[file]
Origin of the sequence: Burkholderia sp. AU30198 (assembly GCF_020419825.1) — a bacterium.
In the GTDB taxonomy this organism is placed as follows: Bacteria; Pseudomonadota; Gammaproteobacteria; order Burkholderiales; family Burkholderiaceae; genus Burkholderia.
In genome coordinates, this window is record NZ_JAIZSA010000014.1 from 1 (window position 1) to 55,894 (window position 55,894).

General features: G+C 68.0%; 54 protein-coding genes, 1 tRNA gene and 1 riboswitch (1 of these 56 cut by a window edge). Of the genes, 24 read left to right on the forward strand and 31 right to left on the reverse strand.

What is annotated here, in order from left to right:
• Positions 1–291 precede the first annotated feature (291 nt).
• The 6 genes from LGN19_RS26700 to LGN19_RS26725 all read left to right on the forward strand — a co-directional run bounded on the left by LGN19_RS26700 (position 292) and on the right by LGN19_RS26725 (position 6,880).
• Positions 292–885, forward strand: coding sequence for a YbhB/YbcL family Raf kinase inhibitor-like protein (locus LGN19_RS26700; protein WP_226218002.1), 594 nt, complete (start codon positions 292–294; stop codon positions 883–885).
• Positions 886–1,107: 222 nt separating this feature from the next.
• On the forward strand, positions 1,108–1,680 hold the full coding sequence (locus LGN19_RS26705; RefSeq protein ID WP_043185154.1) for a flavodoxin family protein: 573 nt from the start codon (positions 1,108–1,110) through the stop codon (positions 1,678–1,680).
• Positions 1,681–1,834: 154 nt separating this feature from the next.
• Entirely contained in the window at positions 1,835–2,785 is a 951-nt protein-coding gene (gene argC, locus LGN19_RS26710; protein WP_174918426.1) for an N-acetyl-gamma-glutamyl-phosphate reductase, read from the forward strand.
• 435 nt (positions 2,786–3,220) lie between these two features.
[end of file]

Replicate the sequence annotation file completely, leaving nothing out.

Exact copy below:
Origin of the sequence: Burkholderia sp. AU30198 (assembly GCF_020419825.1) — a bacterium.
In the GTDB taxonomy this organism is placed as follows: Bacteria; Pseudomonadota; Gammaproteobacteria; order Burkholderiales; family Burkholderiaceae; genus Burkholderia.
In genome coordinates, this window is record NZ_JAIZSA010000014.1 from 1 (window position 1) to 55,894 (window position 55,894).

General features: G+C 68.0%; 54 protein-coding genes, 1 tRNA gene and 1 riboswitch (1 of these 56 cut by a window edge). Of the genes, 24 read left to right on the forward strand and 31 right to left on the reverse strand.

What is annotated here, in order from left to right:
• Positions 1–291 precede the first annotated feature (291 nt).
• The 6 genes from LGN19_RS26700 to LGN19_RS26725 all read left to right on the forward strand — a co-directional run bounded on the left by LGN19_RS26700 (position 292) and on the right by LGN19_RS26725 (position 6,880).
• Positions 292–885, forward strand: coding sequence for a YbhB/YbcL family Raf kinase inhibitor-like protein (locus LGN19_RS26700; protein WP_226218002.1), 594 nt, complete (start codon positions 292–294; stop codon positions 883–885).
• Positions 886–1,107: 222 nt separating this feature from the next.
• On the forward strand, positions 1,108–1,680 hold the full coding sequence (locus LGN19_RS26705; RefSeq protein ID WP_043185154.1) for a flavodoxin family protein: 573 nt from the start codon (positions 1,108–1,110) through the stop codon (positions 1,678–1,680).
• Positions 1,681–1,834: 154 nt separating this feature from the next.
• Entirely contained in the window at positions 1,835–2,785 is a 951-nt protein-coding gene (gene argC, locus LGN19_RS26710; protein WP_174918426.1) for an N-acetyl-gamma-glutamyl-phosphate reductase, read from the forward strand.
• 435 nt (positions 2,786–3,220) lie between these two features.